Fish-vending women buy fish individually or in groups from the boat owners, depending on their financial capacity. This stock is then taken to the ice factory and cleaned before packing. It is sold over the next couple of days, with women travelling to different villages and fish markets in nearby areas. Every woman has a fixed place in the market where she has been selling fish for years. Many start as young girls accompanying their mothers and continue after their marriage.
The arrival of boats marks longer days for the women as they have to manage household chores alongside the fish business. The day starts early, going to buy fish from the boat owners, then walking almost a kilometre to the ice factory. Some are able to hire help – men with carts to transport the fish. Fish buying capacity differs from woman to woman. The co-operative charges them a nominal rate for a block of ice and space in the ice factory for storage. By now, it is midday, and the women have to rush back home to feed their families and do other household chores. By 3 pm, they are off to the fish market to sell the fish; they do not return home until late and definitely not before the day’s produce is sold. Most of them travel by rickshaw and bus with a heavy basket on their heads.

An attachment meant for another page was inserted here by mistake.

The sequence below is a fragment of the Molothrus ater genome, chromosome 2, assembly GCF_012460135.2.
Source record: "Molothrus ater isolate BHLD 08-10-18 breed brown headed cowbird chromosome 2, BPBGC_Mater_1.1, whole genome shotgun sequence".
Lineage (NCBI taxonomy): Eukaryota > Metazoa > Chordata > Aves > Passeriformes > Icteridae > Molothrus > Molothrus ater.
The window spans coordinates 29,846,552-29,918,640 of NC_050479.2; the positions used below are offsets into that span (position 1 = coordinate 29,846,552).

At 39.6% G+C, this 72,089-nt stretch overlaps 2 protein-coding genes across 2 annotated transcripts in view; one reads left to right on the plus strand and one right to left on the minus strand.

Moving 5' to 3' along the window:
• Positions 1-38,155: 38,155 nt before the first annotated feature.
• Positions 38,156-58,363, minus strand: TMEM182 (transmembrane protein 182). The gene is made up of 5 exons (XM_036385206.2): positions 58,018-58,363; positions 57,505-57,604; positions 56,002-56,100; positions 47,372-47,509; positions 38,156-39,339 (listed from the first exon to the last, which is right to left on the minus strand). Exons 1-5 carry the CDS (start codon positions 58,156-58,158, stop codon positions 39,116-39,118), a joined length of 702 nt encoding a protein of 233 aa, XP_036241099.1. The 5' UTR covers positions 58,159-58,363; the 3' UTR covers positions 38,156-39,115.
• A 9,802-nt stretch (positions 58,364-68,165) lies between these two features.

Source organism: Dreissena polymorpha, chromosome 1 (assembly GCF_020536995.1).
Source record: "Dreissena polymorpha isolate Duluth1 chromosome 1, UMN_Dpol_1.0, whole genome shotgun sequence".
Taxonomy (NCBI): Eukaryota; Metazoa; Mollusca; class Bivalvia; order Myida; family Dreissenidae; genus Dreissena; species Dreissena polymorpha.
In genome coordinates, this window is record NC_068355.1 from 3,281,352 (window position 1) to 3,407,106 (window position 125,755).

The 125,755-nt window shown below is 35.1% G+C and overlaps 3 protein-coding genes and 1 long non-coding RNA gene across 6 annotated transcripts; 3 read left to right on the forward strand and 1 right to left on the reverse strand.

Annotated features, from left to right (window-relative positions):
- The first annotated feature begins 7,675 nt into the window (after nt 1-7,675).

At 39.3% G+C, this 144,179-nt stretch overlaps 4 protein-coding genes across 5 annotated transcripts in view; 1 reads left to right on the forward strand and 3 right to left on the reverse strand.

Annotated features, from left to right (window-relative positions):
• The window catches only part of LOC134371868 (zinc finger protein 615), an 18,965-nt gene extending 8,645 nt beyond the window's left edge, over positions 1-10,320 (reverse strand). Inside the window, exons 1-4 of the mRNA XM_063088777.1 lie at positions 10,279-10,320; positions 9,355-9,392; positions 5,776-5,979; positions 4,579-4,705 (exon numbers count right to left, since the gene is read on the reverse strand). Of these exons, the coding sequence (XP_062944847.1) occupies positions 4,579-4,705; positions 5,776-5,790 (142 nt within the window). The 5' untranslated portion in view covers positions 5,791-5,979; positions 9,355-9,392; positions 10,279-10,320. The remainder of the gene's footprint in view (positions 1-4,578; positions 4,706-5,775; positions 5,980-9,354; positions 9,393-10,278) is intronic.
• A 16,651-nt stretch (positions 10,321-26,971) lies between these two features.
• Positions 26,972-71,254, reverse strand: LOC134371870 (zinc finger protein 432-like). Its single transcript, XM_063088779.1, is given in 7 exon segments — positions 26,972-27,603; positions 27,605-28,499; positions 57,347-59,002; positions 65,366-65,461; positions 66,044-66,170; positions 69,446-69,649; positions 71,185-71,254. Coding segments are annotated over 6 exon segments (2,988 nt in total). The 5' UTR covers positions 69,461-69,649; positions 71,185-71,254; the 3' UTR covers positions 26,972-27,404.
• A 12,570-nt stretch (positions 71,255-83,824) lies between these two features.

The unavailability of credit is a challenge for many fish-vending women. The co-operative society recognised fish-vending women as ‘active’ fisher folk in 2017. However, this remains nominal, as they do not receive any benefits from this membership. Women have to borrow money from traders and boat owners and are often unable to repay their debts.
Ethnographic documentation Ishita Patil